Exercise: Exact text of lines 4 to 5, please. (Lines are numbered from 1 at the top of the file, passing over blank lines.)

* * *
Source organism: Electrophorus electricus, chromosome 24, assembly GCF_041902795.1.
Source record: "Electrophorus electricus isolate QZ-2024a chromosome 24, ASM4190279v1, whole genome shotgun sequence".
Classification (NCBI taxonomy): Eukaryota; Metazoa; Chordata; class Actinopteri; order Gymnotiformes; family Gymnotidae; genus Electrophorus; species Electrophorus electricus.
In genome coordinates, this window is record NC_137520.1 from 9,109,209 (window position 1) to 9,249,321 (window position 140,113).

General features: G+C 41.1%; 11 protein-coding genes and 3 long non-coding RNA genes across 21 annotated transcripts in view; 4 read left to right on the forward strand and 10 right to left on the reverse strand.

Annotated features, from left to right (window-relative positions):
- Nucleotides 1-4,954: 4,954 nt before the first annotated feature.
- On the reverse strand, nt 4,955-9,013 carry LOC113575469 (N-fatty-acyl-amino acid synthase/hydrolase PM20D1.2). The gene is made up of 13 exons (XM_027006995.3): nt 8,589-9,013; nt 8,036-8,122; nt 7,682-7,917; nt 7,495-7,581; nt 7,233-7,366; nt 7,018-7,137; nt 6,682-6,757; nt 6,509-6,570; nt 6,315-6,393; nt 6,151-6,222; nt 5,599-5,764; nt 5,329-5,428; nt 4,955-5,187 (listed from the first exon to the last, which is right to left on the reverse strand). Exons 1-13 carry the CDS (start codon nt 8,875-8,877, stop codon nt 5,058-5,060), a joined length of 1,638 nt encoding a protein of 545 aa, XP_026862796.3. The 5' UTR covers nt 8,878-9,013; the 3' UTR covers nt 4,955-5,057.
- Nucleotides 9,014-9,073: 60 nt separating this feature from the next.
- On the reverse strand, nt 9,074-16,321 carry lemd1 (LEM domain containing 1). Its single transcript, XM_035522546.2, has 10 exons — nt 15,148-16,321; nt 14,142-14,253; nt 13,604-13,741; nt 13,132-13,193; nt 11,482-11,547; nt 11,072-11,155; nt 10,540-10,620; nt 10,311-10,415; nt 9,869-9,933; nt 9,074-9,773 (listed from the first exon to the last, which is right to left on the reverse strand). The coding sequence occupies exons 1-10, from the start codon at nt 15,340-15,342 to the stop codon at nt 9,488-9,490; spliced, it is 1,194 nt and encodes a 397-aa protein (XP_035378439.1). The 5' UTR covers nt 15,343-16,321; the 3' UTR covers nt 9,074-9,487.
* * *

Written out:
In genome coordinates, this window is record NC_137520.1 from 9,109,209 (window position 1) to 9,249,321 (window position 140,113).

General features: G+C 41.1%; 11 protein-coding genes and 3 long non-coding RNA genes across 21 annotated transcripts in view; 4 read left to right on the forward strand and 10 right to left on the reverse strand.